Effect of Work-Life Balance Practices on Firm Productivity: Evidence from Japanese firm-level panel data
This paper examines how firm practices that could contribute to worker attainment of work-life balance (WLB) affect the total factor productivity (TFP) of a firm, by using panel data of Japanese firms from the 1990s. We observed a positive correlation between the WLB practices and TFP among sampled firms. However, that correlation vanished when we controlled for unobserved firm heterogeneity, and we found no general causal relationship in which WLB practices increase firm TFP in the medium or long run. For firms with the following characteristicsmdash;large, manufacturing, and have exhibited labor hoarding during recessionsmdash;we found positive and sizable effects. Since these firms are likely to incur large fixed employment costs, we infer that firms investing in firm-specific human skills or having large hiring/firing costs can benefit from WLB practices through a decrease in turnover or an increase in recruiting effectiveness.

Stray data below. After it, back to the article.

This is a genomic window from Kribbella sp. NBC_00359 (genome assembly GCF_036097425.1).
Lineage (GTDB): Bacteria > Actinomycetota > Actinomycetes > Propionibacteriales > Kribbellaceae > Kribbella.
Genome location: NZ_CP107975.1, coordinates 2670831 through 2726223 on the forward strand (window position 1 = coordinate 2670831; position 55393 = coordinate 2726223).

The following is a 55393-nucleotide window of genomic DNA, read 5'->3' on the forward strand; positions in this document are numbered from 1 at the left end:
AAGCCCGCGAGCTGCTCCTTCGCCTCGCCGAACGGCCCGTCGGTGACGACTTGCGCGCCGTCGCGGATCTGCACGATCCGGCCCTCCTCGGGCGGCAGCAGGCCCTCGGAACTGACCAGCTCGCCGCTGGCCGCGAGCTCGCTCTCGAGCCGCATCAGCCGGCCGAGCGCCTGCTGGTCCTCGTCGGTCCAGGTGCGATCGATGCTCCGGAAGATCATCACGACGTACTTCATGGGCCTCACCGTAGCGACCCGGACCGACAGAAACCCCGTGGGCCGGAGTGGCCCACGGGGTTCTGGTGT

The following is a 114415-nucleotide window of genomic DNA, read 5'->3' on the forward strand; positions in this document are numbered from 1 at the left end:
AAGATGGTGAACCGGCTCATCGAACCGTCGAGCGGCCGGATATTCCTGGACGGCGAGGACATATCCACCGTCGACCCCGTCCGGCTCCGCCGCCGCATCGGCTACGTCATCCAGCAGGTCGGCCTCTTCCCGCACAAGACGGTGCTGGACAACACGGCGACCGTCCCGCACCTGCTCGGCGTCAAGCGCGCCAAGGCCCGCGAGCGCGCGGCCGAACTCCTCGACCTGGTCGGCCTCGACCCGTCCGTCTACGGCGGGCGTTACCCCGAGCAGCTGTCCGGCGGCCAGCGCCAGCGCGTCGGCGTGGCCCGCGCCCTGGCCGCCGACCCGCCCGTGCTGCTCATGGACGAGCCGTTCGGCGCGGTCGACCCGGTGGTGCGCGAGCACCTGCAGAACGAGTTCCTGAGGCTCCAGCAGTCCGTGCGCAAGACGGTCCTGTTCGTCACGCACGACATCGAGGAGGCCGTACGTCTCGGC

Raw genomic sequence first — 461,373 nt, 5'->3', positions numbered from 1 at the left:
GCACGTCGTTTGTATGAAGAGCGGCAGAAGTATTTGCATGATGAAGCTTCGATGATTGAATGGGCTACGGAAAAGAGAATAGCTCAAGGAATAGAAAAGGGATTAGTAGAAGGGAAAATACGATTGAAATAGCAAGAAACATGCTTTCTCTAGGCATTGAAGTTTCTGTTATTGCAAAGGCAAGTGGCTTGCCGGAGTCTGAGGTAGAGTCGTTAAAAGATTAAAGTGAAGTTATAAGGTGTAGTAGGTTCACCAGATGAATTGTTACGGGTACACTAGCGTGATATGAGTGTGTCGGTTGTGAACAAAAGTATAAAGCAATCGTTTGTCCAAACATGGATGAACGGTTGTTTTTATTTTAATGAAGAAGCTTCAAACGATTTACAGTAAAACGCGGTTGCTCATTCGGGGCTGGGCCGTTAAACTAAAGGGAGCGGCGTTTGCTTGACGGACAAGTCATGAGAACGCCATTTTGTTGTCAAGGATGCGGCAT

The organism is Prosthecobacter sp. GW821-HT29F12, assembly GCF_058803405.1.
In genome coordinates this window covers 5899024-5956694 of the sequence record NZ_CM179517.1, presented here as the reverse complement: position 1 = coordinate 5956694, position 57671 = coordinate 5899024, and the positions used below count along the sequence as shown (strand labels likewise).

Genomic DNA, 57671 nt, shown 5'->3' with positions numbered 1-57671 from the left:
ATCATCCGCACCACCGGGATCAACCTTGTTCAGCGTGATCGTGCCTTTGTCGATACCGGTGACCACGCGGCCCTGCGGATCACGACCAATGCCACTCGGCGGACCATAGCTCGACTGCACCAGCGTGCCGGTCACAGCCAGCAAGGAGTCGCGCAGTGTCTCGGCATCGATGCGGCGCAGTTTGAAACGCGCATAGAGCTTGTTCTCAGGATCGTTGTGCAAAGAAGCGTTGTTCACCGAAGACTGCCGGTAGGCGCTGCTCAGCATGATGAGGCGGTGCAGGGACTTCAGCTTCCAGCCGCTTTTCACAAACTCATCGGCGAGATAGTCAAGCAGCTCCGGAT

|Date of creation:||Dec 2012|
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- Nick Bloom & Tobias Kretschmer & John Van Reenan, 2009.
"Work-Life Balance, Management Practices and Productivity,"
NBER Chapters,in: International Differences in the Business Practices and Productivity of Firms, pages 15-54
National Bureau of Economic Research, Inc.
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- Richard B. Freeman & Kathryn L. Shaw, 2009. "International Differences in the Business Practices and Productivity of Firms," NBER Books, National Bureau of Economic Research, Inc, number free07-1, June.
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